Best NAS to replace Time Capsule for Time Machine?

jimckimmel

macrumors member
Original poster
Nov 9, 2009
50
3
I have a first gen (1TB) and second gen (2TB) time capsule. 1st Gen is failing, but most of my Time Machine backups are happening on the 2nd Gen. Since I no longer use the TC as a network router, but have gigabit ethernet at the TC, what are the best options for NAS drive to replace the TC for Time Machine only?

I have a secondary cloud backup, but would like to keep a local network Time Machine Backup for restores (seems to work better for me than the cloud backup which is better for individual files if the TC isn't available to me - like when I'm remote).

Any thoughts/suggestions?

Thanks!

Jim
 

happyslayer

macrumors 6502a
Feb 3, 2008
924
444
Glendale, AZ
I have this question as well. As I have an older model TC and Apple may not be making any more if rumors are to be believed. I have tried a couple different single-drive NAS drives (cheaper, more home-type products) from Western Digital and Seagate and I have had issues getting them to be recognized and stay recognized as Time Machine drives. It seems I am always having to reconnect the drives manually and occasionally have to reboot. Is there a more corporate version (multi-bay or single) that works as smooth and flawlessly as an actual Time Capsule? One that I set up once and that my MacBook Pro will just find and use for backup whenever I get back home and it connects to my WiFi.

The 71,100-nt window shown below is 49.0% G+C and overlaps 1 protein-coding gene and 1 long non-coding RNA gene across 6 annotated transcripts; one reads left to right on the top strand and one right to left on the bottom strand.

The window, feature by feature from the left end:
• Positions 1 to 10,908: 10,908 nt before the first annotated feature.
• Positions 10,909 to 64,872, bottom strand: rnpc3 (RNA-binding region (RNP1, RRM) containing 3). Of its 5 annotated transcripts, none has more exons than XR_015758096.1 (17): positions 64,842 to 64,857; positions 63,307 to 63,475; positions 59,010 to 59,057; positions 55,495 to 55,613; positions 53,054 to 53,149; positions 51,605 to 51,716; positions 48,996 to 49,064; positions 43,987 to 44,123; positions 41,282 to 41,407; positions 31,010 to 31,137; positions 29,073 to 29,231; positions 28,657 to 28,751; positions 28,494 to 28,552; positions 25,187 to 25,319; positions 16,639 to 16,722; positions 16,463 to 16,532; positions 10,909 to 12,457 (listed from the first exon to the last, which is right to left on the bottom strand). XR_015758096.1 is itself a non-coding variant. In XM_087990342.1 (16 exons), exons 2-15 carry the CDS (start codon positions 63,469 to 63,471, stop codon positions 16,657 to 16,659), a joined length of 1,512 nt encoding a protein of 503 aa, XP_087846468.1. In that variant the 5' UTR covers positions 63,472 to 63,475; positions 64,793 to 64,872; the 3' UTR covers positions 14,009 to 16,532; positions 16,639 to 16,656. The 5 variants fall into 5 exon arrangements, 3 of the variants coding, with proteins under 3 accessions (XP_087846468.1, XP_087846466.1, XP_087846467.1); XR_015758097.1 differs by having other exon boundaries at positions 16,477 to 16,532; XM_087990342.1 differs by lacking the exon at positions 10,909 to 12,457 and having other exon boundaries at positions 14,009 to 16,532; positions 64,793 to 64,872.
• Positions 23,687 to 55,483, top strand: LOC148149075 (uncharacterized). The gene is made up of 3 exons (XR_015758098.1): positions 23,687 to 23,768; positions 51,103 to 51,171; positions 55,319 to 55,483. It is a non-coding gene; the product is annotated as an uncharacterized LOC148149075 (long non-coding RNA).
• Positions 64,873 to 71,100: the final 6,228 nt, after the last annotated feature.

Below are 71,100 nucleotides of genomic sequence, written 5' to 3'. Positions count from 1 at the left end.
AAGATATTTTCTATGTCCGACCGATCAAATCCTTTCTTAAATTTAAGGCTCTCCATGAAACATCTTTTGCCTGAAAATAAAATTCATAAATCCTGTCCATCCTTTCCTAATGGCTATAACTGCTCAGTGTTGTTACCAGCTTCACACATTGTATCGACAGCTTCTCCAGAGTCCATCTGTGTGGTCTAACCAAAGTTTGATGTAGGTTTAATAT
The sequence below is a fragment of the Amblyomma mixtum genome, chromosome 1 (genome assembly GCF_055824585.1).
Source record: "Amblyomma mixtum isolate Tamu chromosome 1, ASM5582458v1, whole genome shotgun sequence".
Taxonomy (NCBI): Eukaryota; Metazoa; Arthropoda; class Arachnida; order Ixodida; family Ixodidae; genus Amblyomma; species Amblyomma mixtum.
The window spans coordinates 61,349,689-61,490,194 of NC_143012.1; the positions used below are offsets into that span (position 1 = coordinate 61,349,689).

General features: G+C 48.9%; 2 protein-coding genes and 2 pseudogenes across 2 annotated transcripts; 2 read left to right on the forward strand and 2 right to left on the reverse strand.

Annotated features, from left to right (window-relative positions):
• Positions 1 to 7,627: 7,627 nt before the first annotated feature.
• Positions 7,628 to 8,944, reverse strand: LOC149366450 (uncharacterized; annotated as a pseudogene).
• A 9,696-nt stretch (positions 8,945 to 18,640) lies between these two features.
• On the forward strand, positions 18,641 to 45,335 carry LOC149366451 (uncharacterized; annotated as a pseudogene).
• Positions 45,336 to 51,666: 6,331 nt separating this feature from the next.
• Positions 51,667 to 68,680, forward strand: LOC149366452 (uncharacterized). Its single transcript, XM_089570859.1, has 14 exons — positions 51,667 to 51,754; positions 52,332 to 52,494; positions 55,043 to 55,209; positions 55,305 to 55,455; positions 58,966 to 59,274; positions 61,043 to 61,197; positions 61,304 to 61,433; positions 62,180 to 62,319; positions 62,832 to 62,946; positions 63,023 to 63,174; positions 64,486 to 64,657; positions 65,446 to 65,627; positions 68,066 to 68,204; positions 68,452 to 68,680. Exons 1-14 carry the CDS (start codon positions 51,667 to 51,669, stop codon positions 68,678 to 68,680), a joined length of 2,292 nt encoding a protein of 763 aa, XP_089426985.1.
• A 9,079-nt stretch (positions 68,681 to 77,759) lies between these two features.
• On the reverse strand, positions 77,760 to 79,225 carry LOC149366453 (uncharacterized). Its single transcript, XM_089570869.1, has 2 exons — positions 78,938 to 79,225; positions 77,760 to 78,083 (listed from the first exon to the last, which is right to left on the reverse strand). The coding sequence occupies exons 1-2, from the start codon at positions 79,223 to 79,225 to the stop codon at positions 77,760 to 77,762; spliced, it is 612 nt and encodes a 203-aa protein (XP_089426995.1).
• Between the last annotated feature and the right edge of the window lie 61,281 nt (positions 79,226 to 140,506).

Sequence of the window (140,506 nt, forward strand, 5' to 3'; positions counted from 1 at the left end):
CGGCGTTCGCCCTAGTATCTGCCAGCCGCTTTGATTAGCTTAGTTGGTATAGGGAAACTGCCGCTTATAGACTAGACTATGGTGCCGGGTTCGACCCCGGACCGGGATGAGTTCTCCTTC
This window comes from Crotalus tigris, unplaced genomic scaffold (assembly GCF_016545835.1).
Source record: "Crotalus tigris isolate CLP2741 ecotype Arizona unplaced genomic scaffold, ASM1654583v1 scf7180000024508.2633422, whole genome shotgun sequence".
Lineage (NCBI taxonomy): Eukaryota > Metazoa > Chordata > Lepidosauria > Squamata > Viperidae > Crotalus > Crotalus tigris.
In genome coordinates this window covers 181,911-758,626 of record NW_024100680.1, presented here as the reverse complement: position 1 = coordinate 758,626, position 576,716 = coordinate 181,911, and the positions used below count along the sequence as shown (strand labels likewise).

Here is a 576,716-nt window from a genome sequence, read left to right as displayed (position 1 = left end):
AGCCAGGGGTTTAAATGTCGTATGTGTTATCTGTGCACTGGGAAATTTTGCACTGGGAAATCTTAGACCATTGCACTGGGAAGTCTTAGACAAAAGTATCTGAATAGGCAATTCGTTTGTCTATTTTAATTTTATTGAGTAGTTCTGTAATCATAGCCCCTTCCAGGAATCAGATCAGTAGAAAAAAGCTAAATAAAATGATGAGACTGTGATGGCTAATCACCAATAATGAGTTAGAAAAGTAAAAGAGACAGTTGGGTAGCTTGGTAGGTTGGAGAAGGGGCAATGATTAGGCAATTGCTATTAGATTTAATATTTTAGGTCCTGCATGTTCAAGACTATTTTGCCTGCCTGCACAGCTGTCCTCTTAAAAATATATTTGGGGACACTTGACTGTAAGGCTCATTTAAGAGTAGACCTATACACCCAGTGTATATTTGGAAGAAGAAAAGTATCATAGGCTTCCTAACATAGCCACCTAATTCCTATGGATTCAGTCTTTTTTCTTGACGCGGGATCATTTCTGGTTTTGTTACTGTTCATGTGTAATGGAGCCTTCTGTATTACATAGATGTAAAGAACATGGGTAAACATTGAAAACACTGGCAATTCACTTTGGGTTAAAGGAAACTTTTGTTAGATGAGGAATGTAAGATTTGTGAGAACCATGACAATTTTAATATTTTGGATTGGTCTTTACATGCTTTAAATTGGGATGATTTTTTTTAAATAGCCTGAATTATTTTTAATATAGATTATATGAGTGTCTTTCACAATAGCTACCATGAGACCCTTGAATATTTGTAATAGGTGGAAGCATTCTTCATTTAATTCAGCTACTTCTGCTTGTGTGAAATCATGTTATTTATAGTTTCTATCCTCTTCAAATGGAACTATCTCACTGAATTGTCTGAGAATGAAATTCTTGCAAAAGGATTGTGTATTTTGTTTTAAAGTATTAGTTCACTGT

Diego7

macrumors newbie
Jul 12, 2008
24
0
I'm in the same boat.

I've been using an old Time Capsule and want to purchase a new NAS drive to use with Time Machine. I'd rather not purchase another Time Capsule, because I don't want to use it as a router (I don't know much about these things, but Apple Support has repeatedly told me that not using a Time Capsule as my primary router vastly increases the risk of corrupted backups).

I don't need a large drive; 1TB is plenty. Right now, I'm stumped.

I have tried a couple different single-drive NAS drives (cheaper, more home-type products) from Western Digital and Seagate and I have had issues getting them to be recognized and stay recognized as Time Machine drives. It seems I am always having to reconnect the drives manually and occasionally have to reboot.
I've read several accounts of similar problems with Western Digital's My Cloud drives—they just don't seem to play nicely with Time Machine.

Buy an old base model Mac mini. Install Server. Add a large external drive. Every bit as reliable as a TC but faster and more versatile.